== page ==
Faint Blue Galaxy Could Shed Light On Big Bang

13 May 2016, 9:55 am EDT By James Maynard Tech Times
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A faint blue galaxy located 30 million light-years from Earth could reveal answer to mysteries of the Big Bang. What can the Little Lion teach astronomers about the earliest galaxies in the universe?  ( Indiana University | NASA | A. Hirschauer & J. Salzer, Indiana University | J. Cannon, Macalester College | K. McQuinn, University of Texas )

The Little Lion galaxy (also called Leoncino) lying 30 million light-years from Earth may shed light on the nature of the Big Bang. The galaxy is a blast from the distant past of the visible universe.

Leoncino, a faint blue family of stars, was found to contain the lowest concentration of heavy elements ever found within a family of stars. The ratio of metals in the galaxy was found to be 29 percent below the previous record holder, discovered in 2005.

After the universe cooled enough following the Big Bang for matter to form, everything that existed consisted of roughly three-quarters hydrogen, one-quarter helium, and trace quantities of lithium. Therefore, early galaxies were composed of just these three lightest elements, a situation seen today (or rather, 30 million years ago) in the Little Lion.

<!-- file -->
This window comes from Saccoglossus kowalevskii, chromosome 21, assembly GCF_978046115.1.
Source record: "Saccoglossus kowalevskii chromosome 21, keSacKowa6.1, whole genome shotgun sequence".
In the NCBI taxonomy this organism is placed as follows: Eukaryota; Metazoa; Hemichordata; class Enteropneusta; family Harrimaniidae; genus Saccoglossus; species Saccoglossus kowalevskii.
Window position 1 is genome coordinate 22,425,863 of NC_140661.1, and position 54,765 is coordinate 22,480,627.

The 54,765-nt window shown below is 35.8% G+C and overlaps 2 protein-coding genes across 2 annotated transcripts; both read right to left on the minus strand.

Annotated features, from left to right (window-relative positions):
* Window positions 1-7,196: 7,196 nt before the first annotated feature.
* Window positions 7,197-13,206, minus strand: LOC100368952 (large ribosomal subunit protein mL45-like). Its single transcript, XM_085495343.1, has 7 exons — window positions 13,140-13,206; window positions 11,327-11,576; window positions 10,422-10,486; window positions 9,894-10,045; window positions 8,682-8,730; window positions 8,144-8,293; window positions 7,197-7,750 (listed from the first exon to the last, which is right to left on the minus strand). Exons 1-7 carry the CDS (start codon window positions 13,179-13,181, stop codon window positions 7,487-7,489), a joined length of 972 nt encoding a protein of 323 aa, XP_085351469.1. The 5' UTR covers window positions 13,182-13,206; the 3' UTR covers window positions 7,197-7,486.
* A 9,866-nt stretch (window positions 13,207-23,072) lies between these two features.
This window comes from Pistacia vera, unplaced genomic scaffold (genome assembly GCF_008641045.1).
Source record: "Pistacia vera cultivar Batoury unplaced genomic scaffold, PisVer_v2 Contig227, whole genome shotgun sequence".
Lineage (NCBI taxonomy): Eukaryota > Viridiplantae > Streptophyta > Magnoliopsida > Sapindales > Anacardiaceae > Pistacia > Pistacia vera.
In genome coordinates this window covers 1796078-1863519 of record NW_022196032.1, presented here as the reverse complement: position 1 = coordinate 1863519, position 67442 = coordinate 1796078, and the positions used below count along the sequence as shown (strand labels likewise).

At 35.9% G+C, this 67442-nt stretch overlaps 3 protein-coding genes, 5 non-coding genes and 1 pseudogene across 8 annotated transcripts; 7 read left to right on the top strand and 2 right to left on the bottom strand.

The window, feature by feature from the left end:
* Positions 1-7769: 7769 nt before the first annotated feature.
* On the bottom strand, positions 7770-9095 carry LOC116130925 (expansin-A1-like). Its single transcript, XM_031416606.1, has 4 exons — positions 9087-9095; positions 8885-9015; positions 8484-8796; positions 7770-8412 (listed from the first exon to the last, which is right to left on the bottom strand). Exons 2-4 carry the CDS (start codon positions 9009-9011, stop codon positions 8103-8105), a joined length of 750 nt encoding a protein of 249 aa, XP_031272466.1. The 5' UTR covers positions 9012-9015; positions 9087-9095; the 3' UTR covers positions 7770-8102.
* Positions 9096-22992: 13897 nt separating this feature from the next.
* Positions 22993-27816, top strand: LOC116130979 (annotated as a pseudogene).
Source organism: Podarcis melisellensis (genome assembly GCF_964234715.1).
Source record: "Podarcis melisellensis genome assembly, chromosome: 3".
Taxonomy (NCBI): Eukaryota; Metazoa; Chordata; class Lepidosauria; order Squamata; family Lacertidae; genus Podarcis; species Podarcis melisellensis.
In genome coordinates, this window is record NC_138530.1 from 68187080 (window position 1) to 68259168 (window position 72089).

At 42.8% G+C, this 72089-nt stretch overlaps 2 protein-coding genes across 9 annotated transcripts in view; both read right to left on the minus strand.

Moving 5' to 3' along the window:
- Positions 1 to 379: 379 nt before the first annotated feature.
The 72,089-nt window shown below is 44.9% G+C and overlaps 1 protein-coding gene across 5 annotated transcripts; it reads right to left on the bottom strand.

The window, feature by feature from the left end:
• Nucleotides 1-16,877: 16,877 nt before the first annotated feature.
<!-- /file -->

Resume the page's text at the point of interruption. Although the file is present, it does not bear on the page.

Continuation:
"Finding the most metal-poor galaxy ever is exciting since it could help contribute to a quantitative test of the Big Bang. There are relatively few ways to explore conditions at the birth of the universe, but low-metal galaxies are among the most promising," John Salzer of Indiana University Bloomington said.

Astronomers refer to any element other than hydrogen or helium as a metal. Finding a galaxy poor in metals provides researchers with an opportunity to study how the earliest galaxies may have behaved billions of years in the past.

All of these metals are produced in stars, both through nuclear fusion and in the dramatic deaths of the most massive stellar bodies during supernova explosions. Our own Milky Way galaxy, ripe with the birth, life, and deaths of stars, is rich in heavy elements. Because of this, astronomers are forced to look far from our own family of stars to find galaxies lacking in metals.

Unlike the Milky Way, which contains hundreds of billions of stars, Leoncino is composed of just a few million stars, stretching a mere 1,000 light-years from one side to another.

Measurement of the metal concentration in the galaxy AGC 198691 was completed through spectroscopy. This process involves breaking light from a distant object into a spectrum of different colors. Changes in the amount of light seen at various wavelengths allow astronomers to deduce which elements exist within the distant body.

Analysis of the metal-poor galaxy of Leoncino is published in The Astrophysical Journal.

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